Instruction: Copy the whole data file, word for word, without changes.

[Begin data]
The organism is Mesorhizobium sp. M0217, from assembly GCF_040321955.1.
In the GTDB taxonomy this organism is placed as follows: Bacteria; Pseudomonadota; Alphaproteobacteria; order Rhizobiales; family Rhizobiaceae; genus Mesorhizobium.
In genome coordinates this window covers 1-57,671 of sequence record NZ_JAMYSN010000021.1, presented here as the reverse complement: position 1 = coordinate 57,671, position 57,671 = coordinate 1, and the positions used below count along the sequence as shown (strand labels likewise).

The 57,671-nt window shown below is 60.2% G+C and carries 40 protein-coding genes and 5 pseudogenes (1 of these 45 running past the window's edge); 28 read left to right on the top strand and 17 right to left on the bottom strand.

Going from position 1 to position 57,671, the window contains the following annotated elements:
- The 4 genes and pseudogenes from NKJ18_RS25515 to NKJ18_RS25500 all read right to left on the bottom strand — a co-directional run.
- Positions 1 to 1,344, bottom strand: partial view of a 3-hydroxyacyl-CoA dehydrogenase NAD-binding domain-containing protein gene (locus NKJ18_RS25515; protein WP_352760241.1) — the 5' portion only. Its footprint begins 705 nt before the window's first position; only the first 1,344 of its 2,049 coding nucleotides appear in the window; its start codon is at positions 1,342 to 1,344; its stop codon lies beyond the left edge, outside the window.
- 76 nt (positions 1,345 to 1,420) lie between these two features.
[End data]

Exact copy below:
The organism is Mesorhizobium sp. M0217, from assembly GCF_040321955.1.
In the GTDB taxonomy this organism is placed as follows: Bacteria; Pseudomonadota; Alphaproteobacteria; order Rhizobiales; family Rhizobiaceae; genus Mesorhizobium.
In genome coordinates this window covers 1-57,671 of sequence record NZ_JAMYSN010000021.1, presented here as the reverse complement: position 1 = coordinate 57,671, position 57,671 = coordinate 1, and the positions used below count along the sequence as shown (strand labels likewise).

The 57,671-nt window shown below is 60.2% G+C and carries 40 protein-coding genes and 5 pseudogenes (1 of these 45 running past the window's edge); 28 read left to right on the top strand and 17 right to left on the bottom strand.

Going from position 1 to position 57,671, the window contains the following annotated elements:
- The 4 genes and pseudogenes from NKJ18_RS25515 to NKJ18_RS25500 all read right to left on the bottom strand — a co-directional run.
- Positions 1 to 1,344, bottom strand: partial view of a 3-hydroxyacyl-CoA dehydrogenase NAD-binding domain-containing protein gene (locus NKJ18_RS25515; protein WP_352760241.1) — the 5' portion only. Its footprint begins 705 nt before the window's first position; only the first 1,344 of its 2,049 coding nucleotides appear in the window; its start codon is at positions 1,342 to 1,344; its stop codon lies beyond the left edge, outside the window.
- 76 nt (positions 1,345 to 1,420) lie between these two features.